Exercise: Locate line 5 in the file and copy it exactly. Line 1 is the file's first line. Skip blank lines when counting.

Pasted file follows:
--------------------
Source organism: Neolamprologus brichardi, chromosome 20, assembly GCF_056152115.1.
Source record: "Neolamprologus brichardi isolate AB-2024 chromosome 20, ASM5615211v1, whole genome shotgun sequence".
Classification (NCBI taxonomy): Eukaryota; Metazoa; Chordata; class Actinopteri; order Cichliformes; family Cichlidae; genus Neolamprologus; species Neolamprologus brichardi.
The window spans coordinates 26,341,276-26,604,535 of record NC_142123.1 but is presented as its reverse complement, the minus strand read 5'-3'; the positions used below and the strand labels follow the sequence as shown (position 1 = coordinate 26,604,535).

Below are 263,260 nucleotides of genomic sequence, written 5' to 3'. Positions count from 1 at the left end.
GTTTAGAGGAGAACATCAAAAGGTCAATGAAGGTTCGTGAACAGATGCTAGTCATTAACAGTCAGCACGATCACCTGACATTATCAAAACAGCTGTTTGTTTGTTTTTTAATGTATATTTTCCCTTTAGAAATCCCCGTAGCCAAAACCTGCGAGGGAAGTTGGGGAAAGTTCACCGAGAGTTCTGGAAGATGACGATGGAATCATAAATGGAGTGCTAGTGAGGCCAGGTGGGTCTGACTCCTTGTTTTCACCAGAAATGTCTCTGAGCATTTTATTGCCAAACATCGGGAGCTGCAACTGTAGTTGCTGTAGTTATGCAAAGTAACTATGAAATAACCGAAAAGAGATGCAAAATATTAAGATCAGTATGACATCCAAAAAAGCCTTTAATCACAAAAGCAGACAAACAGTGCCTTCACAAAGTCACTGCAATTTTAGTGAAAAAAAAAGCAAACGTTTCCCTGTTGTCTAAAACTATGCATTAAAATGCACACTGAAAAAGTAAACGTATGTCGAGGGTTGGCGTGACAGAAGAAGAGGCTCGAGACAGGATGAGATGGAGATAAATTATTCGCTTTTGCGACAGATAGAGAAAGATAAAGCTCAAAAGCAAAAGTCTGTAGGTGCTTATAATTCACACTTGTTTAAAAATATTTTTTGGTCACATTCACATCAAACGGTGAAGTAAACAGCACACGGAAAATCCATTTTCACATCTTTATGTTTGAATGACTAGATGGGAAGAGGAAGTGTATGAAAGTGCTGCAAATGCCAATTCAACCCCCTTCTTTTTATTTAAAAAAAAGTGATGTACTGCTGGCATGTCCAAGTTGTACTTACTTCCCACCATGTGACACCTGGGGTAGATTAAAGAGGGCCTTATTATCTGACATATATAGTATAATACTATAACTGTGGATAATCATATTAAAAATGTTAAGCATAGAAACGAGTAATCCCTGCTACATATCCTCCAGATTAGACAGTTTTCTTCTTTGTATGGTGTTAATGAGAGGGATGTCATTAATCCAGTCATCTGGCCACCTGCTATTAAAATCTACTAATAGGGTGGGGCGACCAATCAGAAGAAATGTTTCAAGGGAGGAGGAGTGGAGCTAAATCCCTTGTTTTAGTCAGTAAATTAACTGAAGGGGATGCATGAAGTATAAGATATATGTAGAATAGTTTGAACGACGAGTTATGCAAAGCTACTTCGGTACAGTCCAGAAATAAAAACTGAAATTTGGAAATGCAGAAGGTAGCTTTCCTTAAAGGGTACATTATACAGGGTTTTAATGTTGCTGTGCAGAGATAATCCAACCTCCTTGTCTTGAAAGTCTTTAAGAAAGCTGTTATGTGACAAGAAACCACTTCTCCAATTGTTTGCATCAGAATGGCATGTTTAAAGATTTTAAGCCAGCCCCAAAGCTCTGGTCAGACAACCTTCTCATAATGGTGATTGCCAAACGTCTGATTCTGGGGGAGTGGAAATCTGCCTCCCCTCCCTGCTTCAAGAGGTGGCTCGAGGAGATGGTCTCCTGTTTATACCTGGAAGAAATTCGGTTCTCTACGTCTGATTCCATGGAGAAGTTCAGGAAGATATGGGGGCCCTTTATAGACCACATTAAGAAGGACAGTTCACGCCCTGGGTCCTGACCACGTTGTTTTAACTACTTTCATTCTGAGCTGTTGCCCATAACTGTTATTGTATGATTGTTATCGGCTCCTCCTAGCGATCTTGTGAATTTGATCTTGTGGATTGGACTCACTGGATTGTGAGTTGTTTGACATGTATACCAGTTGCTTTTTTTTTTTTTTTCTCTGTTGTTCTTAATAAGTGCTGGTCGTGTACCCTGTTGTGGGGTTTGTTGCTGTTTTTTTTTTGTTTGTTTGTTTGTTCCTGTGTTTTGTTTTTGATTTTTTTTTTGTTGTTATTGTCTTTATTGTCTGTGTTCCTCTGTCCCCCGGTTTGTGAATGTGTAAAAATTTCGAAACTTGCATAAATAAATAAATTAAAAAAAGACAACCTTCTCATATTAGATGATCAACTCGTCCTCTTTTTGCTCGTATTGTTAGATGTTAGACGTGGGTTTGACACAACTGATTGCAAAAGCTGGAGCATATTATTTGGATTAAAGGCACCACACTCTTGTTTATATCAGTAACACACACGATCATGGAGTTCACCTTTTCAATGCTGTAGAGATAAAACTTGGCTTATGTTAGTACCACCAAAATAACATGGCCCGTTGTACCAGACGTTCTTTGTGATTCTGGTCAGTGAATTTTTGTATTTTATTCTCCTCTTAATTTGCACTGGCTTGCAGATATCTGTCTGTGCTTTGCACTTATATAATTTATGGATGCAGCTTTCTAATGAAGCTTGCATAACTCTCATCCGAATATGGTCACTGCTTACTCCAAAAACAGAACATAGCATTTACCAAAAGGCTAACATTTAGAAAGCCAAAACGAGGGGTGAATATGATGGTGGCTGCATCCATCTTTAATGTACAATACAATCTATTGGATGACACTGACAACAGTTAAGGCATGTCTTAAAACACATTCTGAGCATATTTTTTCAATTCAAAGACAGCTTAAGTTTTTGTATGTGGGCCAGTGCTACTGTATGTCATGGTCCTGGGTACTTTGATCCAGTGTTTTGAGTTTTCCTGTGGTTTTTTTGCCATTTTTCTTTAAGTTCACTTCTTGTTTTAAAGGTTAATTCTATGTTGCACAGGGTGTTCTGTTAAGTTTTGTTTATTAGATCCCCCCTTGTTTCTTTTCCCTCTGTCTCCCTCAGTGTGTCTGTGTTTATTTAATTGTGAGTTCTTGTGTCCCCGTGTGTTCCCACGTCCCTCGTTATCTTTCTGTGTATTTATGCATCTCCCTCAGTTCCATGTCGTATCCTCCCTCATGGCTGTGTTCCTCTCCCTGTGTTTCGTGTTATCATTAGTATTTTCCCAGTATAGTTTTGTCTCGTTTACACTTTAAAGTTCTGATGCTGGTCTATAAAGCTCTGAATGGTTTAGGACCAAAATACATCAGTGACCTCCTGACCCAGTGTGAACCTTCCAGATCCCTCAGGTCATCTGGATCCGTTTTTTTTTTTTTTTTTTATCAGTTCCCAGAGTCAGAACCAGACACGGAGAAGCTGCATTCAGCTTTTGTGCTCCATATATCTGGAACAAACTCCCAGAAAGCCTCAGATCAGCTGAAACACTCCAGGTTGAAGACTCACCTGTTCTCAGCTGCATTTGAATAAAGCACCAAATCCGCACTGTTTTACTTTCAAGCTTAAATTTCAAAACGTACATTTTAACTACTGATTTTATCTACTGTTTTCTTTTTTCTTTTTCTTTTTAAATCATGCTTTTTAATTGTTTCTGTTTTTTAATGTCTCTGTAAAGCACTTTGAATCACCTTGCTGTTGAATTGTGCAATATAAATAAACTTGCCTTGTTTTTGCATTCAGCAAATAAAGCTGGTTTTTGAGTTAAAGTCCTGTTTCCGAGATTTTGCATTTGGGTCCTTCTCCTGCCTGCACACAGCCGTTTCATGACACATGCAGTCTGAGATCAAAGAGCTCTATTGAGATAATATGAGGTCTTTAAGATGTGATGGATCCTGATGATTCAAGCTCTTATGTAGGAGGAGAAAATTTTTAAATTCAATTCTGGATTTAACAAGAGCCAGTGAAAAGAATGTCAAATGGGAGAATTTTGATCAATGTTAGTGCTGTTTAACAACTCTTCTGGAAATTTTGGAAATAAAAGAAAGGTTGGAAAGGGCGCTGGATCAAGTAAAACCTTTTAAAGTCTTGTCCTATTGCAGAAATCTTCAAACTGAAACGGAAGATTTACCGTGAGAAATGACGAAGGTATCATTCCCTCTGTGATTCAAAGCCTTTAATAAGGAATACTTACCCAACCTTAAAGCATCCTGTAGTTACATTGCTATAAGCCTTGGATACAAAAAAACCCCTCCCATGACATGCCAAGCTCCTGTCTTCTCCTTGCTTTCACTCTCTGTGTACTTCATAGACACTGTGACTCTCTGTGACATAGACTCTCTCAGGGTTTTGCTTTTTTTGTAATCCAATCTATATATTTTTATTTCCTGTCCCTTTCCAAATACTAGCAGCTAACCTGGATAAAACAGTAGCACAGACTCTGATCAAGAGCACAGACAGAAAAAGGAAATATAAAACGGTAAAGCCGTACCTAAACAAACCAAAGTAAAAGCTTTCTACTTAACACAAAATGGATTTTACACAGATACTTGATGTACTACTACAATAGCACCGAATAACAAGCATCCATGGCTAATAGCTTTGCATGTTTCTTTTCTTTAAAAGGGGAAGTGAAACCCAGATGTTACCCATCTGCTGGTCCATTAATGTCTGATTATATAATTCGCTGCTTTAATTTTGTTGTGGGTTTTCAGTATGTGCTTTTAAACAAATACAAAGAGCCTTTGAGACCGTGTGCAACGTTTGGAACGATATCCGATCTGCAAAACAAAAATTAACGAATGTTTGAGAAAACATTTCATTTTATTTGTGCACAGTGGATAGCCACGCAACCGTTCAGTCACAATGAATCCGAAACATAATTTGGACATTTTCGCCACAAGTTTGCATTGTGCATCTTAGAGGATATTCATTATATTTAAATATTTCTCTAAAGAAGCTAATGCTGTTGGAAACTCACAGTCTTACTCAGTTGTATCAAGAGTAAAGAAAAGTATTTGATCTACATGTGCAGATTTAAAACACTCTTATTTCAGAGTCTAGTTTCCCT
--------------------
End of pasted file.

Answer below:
Below are 263,260 nucleotides of genomic sequence, written 5' to 3'. Positions count from 1 at the left end.